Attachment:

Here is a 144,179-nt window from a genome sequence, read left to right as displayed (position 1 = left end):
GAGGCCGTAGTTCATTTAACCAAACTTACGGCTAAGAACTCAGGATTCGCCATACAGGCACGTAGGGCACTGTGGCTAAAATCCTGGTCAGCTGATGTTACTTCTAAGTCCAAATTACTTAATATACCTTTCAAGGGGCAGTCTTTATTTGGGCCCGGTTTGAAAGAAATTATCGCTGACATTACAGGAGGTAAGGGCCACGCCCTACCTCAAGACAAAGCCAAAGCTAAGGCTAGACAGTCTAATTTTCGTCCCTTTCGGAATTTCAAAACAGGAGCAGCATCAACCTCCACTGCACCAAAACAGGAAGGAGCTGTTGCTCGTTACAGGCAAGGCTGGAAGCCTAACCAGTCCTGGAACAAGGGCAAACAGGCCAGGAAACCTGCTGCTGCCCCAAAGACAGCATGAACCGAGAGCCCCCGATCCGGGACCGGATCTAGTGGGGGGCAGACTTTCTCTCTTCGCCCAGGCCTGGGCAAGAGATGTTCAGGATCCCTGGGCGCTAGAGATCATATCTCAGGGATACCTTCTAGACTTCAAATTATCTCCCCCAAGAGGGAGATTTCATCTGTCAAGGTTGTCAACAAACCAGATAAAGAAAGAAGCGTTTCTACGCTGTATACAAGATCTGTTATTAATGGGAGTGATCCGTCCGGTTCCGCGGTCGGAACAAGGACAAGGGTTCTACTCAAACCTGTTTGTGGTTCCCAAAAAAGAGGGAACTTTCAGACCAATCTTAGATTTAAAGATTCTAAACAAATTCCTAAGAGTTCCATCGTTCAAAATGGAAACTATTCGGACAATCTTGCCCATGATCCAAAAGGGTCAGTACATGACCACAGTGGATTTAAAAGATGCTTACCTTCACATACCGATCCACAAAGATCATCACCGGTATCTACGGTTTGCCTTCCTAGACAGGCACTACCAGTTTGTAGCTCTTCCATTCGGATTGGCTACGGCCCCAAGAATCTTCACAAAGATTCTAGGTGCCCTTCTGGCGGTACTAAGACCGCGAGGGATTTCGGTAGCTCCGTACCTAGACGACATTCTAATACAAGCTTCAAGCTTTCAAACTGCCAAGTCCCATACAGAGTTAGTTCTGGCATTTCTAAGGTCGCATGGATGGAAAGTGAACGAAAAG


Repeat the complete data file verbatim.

Here is a 144,179-nt window from a genome sequence, read left to right as displayed (position 1 = left end):
GAGGCCGTAGTTCATTTAACCAAACTTACGGCTAAGAACTCAGGATTCGCCATACAGGCACGTAGGGCACTGTGGCTAAAATCCTGGTCAGCTGATGTTACTTCTAAGTCCAAATTACTTAATATACCTTTCAAGGGGCAGTCTTTATTTGGGCCCGGTTTGAAAGAAATTATCGCTGACATTACAGGAGGTAAGGGCCACGCCCTACCTCAAGACAAAGCCAAAGCTAAGGCTAGACAGTCTAATTTTCGTCCCTTTCGGAATTTCAAAACAGGAGCAGCATCAACCTCCACTGCACCAAAACAGGAAGGAGCTGTTGCTCGTTACAGGCAAGGCTGGAAGCCTAACCAGTCCTGGAACAAGGGCAAACAGGCCAGGAAACCTGCTGCTGCCCCAAAGACAGCATGAACCGAGAGCCCCCGATCCGGGACCGGATCTAGTGGGGGGCAGACTTTCTCTCTTCGCCCAGGCCTGGGCAAGAGATGTTCAGGATCCCTGGGCGCTAGAGATCATATCTCAGGGATACCTTCTAGACTTCAAATTATCTCCCCCAAGAGGGAGATTTCATCTGTCAAGGTTGTCAACAAACCAGATAAAGAAAGAAGCGTTTCTACGCTGTATACAAGATCTGTTATTAATGGGAGTGATCCGTCCGGTTCCGCGGTCGGAACAAGGACAAGGGTTCTACTCAAACCTGTTTGTGGTTCCCAAAAAAGAGGGAACTTTCAGACCAATCTTAGATTTAAAGATTCTAAACAAATTCCTAAGAGTTCCATCGTTCAAAATGGAAACTATTCGGACAATCTTGCCCATGATCCAAAAGGGTCAGTACATGACCACAGTGGATTTAAAAGATGCTTACCTTCACATACCGATCCACAAAGATCATCACCGGTATCTACGGTTTGCCTTCCTAGACAGGCACTACCAGTTTGTAGCTCTTCCATTCGGATTGGCTACGGCCCCAAGAATCTTCACAAAGATTCTAGGTGCCCTTCTGGCGGTACTAAGACCGCGAGGGATTTCGGTAGCTCCGTACCTAGACGACATTCTAATACAAGCTTCAAGCTTTCAAACTGCCAAGTCCCATACAGAGTTAGTTCTGGCATTTCTAAGGTCGCATGGATGGAAAGTGAACGAAAAG